A. B.

Helpful votes received on reviews: 56% (5 of 9)
Location: England


Top Reviewer Ranking: 713,174 - Total Helpful Votes: 5 of 9
Stop Saving the NHS and Start Reinventing it by Colin Jervis
2 of 3 people found the following review helpful
The book advocates technological change in the NHS, and is implicitly pro-Health and Social Care Act. However, there is no reason why the technological solutions could also be adopted without privatisation.

There were good ideas in the book: using the genome to develop personal treatments, using RFID chips to make sure patients are properly identified, the use of expert systems in diagnosis and a "Facebook"-like patient record.

However there are also a few "pie in the sky" ideas, such as robots who look after the elderly, and on social media: "...the greater use of social media opens the possibility of customers managing their own illness. My view is the best person to… Read more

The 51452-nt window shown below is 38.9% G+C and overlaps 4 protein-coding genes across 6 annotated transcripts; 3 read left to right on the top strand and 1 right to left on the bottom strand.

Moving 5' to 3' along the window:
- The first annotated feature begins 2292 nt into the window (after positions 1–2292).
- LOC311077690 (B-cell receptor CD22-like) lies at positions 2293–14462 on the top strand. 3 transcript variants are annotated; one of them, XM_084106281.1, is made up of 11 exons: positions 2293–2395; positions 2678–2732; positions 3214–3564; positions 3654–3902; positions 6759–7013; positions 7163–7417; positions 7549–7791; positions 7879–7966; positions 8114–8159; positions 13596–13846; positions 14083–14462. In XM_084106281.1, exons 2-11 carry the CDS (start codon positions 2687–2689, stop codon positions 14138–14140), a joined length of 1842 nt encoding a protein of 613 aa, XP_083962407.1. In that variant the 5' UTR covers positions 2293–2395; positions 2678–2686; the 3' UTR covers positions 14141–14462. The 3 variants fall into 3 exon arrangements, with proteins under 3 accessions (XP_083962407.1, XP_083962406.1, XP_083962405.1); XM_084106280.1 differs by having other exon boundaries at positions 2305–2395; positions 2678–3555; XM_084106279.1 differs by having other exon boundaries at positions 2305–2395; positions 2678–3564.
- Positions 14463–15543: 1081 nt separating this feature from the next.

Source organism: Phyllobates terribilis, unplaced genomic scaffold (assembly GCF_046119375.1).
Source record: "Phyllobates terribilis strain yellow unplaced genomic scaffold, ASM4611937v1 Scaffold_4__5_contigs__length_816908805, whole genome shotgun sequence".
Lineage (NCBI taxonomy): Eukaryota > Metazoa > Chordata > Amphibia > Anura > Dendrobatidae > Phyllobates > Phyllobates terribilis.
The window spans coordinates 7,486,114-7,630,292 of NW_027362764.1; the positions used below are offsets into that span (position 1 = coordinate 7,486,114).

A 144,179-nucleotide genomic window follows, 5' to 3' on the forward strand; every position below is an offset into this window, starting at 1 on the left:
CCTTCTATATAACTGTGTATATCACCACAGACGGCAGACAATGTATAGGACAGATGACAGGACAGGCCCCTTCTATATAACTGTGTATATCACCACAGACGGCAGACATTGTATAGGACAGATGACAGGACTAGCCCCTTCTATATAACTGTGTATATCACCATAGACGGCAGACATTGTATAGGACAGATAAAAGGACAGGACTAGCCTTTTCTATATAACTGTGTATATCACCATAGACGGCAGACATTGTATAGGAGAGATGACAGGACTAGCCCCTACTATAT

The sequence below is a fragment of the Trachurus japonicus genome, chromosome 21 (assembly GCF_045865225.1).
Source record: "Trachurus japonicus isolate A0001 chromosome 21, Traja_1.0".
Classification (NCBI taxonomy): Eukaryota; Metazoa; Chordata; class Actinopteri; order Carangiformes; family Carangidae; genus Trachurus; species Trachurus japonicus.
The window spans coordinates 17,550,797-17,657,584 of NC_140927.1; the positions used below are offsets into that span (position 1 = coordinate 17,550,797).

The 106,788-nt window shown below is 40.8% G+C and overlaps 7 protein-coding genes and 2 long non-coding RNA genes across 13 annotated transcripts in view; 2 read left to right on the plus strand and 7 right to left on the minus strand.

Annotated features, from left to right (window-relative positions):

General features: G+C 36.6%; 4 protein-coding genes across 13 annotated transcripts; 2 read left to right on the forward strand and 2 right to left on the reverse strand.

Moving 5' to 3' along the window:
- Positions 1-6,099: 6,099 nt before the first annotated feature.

Over Here and Undertaxed: Multinationals, Tax Avoi&hellip by Richard Murphy
2 of 4 people found the following review helpful
Well written and ideal companion to understanding the taxation fiasco surrounding Google, Amazon and Starbucks. Not only describes the methods of tax avoidance, but also covers policy solutions to this problem.
Never Enough: America's Limitless Welfare State by William Voegeli
0 of 1 people found the following review helpful
3.0 out of 5 stars Learn from Europe, 19 Mar 2013
It is not difficult to see why welfare provisions in the US are so controversial. With massive income inequality, welfare is provided by the taxes of the rich, which benefit the poor, while those in the middle are 'squeezed', as they have neither the benefits of welfare and are not rich. To some point, the UK is facing the same problem.

However, the book's analysis that European welfare states are a 'legacy of Europe's ancient feudalism' is bizarre. In Britain, the NHS was created after WWII, when the country was 'virtually bankrupt and the economic basis for the hopes of the people non-existent', to quote Keynes. But even then, the political will was there, as the war made… Read more